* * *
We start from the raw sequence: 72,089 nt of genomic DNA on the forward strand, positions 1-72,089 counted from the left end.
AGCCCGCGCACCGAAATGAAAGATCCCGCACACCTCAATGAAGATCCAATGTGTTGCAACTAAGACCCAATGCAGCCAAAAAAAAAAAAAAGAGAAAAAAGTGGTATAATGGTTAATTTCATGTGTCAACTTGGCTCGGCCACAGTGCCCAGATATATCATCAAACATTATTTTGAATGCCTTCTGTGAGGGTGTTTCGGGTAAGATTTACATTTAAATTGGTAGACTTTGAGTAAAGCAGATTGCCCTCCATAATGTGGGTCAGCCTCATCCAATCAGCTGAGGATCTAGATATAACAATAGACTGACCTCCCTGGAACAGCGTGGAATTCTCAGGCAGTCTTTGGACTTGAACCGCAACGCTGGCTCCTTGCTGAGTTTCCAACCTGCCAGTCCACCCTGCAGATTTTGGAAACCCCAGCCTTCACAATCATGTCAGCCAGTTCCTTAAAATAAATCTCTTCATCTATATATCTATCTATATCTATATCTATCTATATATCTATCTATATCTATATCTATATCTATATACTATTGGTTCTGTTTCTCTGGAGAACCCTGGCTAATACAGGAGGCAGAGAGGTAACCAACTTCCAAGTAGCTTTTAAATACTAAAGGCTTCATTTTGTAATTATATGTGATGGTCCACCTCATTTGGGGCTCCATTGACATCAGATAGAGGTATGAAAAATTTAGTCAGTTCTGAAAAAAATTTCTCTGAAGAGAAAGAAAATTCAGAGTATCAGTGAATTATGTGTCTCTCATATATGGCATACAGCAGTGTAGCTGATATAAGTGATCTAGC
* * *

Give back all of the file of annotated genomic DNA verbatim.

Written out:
We start from the raw sequence: 72,089 nt of genomic DNA on the forward strand, positions 1-72,089 counted from the left end.
AGCCCGCGCACCGAAATGAAAGATCCCGCACACCTCAATGAAGATCCAATGTGTTGCAACTAAGACCCAATGCAGCCAAAAAAAAAAAAAAGAGAAAAAAGTGGTATAATGGTTAATTTCATGTGTCAACTTGGCTCGGCCACAGTGCCCAGATATATCATCAAACATTATTTTGAATGCCTTCTGTGAGGGTGTTTCGGGTAAGATTTACATTTAAATTGGTAGACTTTGAGTAAAGCAGATTGCCCTCCATAATGTGGGTCAGCCTCATCCAATCAGCTGAGGATCTAGATATAACAATAGACTGACCTCCCTGGAACAGCGTGGAATTCTCAGGCAGTCTTTGGACTTGAACCGCAACGCTGGCTCCTTGCTGAGTTTCCAACCTGCCAGTCCACCCTGCAGATTTTGGAAACCCCAGCCTTCACAATCATGTCAGCCAGTTCCTTAAAATAAATCTCTTCATCTATATATCTATCTATATCTATATCTATCTATATATCTATCTATATCTATATCTATATCTATATACTATTGGTTCTGTTTCTCTGGAGAACCCTGGCTAATACAGGAGGCAGAGAGGTAACCAACTTCCAAGTAGCTTTTAAATACTAAAGGCTTCATTTTGTAATTATATGTGATGGTCCACCTCATTTGGGGCTCCATTGACATCAGATAGAGGTATGAAAAATTTAGTCAGTTCTGAAAAAAATTTCTCTGAAGAGAAAGAAAATTCAGAGTATCAGTGAATTATGTGTCTCTCATATATGGCATACAGCAGTGTAGCTGATATAAGTGATCTAGC